A song system, also known as a song control system (SCS), is a series of discrete brain nuclei involved in the production and learning of song in songbirds. It was first observed by Fernando Nottebohm in 1976 in a paper titled "Central control of song in the canary, Serinus canarius", published in the Journal of Comparative Neurology.
Based on lesion studies in the zebra finch, the song system can be broken into two general pathways. The direct/descending motor pathway is both necessary and sufficient for normal song production, while the anterior forebrain pathway (AFP)is necessary for song learning but not production. Juvenile birds who have not yet fully learned their songs and that have lesions of the AFP never learn to make normal songs. Adult birds who experience these same lesions continue to sing normally for some time. The song system is sexually dimorphic in many species of songbirds, especially in species in which the male primarily sings.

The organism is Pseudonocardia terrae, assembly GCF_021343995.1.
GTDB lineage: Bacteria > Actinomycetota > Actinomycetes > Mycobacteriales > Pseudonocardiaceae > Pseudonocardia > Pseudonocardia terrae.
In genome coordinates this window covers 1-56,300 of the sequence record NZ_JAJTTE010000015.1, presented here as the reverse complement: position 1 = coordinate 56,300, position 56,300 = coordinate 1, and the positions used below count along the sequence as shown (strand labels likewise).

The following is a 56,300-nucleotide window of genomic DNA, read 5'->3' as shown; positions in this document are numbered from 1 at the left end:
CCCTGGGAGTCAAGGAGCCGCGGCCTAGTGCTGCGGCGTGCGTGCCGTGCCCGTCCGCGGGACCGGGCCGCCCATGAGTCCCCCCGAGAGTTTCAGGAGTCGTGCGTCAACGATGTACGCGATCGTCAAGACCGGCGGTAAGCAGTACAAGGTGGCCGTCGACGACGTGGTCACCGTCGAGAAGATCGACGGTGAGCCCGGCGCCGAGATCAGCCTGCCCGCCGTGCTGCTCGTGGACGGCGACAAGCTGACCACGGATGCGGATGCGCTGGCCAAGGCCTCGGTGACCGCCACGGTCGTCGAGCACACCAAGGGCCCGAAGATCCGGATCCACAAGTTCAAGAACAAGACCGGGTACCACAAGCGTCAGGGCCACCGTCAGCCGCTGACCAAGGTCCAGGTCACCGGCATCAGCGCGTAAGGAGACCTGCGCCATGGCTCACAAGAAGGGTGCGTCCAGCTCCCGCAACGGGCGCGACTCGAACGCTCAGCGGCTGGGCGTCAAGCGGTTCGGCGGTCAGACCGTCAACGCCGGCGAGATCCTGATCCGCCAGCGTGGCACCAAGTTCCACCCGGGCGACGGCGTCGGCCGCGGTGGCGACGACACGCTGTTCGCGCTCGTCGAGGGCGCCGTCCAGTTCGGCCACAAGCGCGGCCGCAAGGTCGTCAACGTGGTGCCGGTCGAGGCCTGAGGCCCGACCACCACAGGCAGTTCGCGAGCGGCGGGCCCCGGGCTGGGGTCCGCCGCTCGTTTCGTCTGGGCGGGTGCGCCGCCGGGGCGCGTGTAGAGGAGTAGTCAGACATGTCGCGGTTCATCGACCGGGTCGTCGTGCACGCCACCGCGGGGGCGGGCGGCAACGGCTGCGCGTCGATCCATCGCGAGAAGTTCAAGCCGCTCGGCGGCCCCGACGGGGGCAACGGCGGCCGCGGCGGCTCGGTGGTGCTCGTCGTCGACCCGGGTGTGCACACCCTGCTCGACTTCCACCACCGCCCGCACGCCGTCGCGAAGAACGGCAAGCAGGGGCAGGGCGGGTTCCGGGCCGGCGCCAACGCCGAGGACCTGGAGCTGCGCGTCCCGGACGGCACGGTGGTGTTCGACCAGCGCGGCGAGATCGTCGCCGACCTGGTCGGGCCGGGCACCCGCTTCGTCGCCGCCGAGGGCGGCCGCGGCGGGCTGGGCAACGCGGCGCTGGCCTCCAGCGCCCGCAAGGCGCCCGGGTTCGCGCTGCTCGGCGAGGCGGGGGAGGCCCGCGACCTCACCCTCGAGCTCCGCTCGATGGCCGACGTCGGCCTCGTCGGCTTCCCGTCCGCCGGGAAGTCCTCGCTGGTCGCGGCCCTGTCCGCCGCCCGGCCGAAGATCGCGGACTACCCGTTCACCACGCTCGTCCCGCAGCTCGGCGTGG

The song system has emerged as leading model of adult neural plasticity. The song system is the first neural circuit in which it was conclusively demonstrated that newly generated neurons are incorporated into the brains of adults vertebrates. Some seasonally-breeding songbird brains vary in volume, neuron number, and density depending on the time of year, and these changes in the brain are driven by changes in circulating levels of testosterone.
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